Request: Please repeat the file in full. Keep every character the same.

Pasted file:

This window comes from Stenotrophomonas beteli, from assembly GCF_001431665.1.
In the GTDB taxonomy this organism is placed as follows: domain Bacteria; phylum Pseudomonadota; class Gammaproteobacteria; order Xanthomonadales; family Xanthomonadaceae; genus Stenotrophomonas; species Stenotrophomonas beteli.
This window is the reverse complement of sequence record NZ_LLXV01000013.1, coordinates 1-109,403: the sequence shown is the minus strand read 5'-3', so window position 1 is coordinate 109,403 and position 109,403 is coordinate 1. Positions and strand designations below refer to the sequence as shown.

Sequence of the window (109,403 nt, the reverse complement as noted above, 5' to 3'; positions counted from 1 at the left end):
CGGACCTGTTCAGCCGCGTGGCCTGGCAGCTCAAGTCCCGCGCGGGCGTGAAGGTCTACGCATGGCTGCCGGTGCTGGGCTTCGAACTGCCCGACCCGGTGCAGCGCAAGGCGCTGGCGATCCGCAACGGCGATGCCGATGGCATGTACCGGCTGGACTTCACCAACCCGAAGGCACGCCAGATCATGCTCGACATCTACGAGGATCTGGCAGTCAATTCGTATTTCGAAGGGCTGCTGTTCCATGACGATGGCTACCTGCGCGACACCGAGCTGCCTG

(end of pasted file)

This window comes from Stenotrophomonas beteli, from assembly GCF_001431665.1.
In the GTDB taxonomy this organism is placed as follows: domain Bacteria; phylum Pseudomonadota; class Gammaproteobacteria; order Xanthomonadales; family Xanthomonadaceae; genus Stenotrophomonas; species Stenotrophomonas beteli.
This window is the reverse complement of sequence record NZ_LLXV01000013.1, coordinates 1-109,403: the sequence shown is the minus strand read 5'-3', so window position 1 is coordinate 109,403 and position 109,403 is coordinate 1. Positions and strand designations below refer to the sequence as shown.

Sequence of the window (109,403 nt, the reverse complement as noted above, 5' to 3'; positions counted from 1 at the left end):
CGGACCTGTTCAGCCGCGTGGCCTGGCAGCTCAAGTCCCGCGCGGGCGTGAAGGTCTACGCATGGCTGCCGGTGCTGGGCTTCGAACTGCCCGACCCGGTGCAGCGCAAGGCGCTGGCGATCCGCAACGGCGATGCCGATGGCATGTACCGGCTGGACTTCACCAACCCGAAGGCACGCCAGATCATGCTCGACATCTACGAGGATCTGGCAGTCAATTCGTATTTCGAAGGGCTGCTGTTCCATGACGATGGCTACCTGCGCGACACCGAGCTGCCTG